Now most of those creatures have gone, mainly because they got in the way, or it was dimly suspected that they might. The last wolf was shot in Scotland as recently as the 18th century while the white-tailed eagle hung on into the early 19th - but then was wiped out because sheep were more profitable than crofters (and less given to uprising) and white-tailed eagles were presumed, because they are big and have sharp beaks, to eat lambs. The otter and the peregrine nearly followed the sea-eagles and the large mammals into extinction in the 20th century, while owls, stoats and pine-martens have survived only because they proved too elusive. To fill in some of the gaps, the Normans introduced pheasant from Asia, for whose dubious benefit vast areas are kept impoverished of predators; while, among the many vandalisms under water, rainbow trout from America have largely replaced the native browns. Apart from bats and seals, most of Britain's mammals are imported. Since the Middle Ages, in short, Britain's landscape has been maintained as a kind of theme park; a windswept Disney World for huntin', shootin' and fishin'.

Those few creatures that have survived the redesign have been mythologised in the Disney World tradition of anthropomorphism. Where Disney has irascible Donald and dumb but lovable Goofy, we have the Monarch of the Glen; apparently attracted to the hills by the same romantic urges that inspired the Victorians who conceived of him. In reality, red deer tough it out in the Highlands mainly because that is one of the few areas left to them. Up in the hills they are plagued by warble fly and the forage is so poor that, compared with the few that remain in the cossetted south, they are runts. The golden eagle soars so imperiously on high not because it actually has pretensions of empire, but because it was shot when it ventured into the more friendly lowlands. White-tailed eagles disappeared simply because they did not prove so adaptable.

How often have we been told that foxes - "Old Reynard" - revel in the chase? That they, and deer, and otters, and anything that anyone felt it would be fun to run after, like nothing more than to "pit their wits" against their human pursuers? Yet the curious idea that animals are pleased to act out their allotted role in human fantasies has lived side by side with the notion, first made respectable by Rene Descartes, that animals actually have no consciousness or anything that passes for sensibility. Our view of animals - the stewards' view of animals - has proved endlessly malleable, easily adjustable for our own convenience and peace of mind. Thus on the one hand animals were supposed to welcome the chase to the death; but on the other were supposed to lack the capability to care.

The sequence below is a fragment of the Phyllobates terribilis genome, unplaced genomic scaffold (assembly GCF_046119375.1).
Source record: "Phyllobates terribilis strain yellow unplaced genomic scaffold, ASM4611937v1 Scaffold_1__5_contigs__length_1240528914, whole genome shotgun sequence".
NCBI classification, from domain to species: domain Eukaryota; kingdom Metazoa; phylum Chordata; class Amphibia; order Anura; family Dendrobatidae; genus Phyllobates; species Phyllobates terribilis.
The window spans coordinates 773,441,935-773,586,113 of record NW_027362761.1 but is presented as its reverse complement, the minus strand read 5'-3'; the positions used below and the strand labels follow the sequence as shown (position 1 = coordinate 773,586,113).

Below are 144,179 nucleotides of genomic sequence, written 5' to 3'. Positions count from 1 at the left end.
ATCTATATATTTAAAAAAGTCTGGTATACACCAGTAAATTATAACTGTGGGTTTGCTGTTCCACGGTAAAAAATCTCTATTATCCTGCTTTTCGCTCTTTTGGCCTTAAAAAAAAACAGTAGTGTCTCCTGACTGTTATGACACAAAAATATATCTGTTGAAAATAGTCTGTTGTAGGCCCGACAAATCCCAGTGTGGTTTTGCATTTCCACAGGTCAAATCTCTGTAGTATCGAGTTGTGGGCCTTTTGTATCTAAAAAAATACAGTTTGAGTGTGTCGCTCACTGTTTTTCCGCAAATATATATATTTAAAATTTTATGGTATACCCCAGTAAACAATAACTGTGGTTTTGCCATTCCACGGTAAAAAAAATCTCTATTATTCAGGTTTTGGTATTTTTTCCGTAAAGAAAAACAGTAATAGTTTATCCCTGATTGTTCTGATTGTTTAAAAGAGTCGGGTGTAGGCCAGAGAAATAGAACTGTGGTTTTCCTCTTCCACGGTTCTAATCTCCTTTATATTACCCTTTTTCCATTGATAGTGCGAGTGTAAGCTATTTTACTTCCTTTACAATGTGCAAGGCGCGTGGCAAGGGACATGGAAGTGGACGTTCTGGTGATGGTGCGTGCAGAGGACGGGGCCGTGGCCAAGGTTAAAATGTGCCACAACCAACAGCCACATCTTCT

The last few decades of the 20th century have at last brought some enlightenment; the feudal conceits that sustained us for so long are at last being revealed as fables. On the broad front, ecological studies are showing just how astonishingly devastated Britain really is; how much of its natural post- Ice Age inheritance has been lost, and how much needs to be done to restore what should be here, or even to retain what we have. Animal psychologists have shown beyond all reasonable doubt that the smarter animals are conscious, that they do think, have feelings and experience stress, just as animal lovers have been saying all along - although, in contrast to what some animal lovers have been saying their thoughts and feelings are all their own and must be sought out, and should not simply be guessed. Psychologists and physiologists have shown how stress may be assessed. Such physiological insights have enabled Bateson and Bradshaw to discern the extreme physical distress of hunted deer; and we can reasonably infer that the physiological breakdown they have revealed was matched by fear and pain.

Bateson and Bradshaw's report is highly specific, as it was commissioned to be. It would be good to look with similar rigour at other forms of hunting and indeed at all our relationships with animals. We might eventually integrate the findings into the broader assessment of the way we regard other creatures, and not just the ones that are so obviously capable of suffering.

The writer is a Research Fellow at the London School of Economics.

Suggested Topics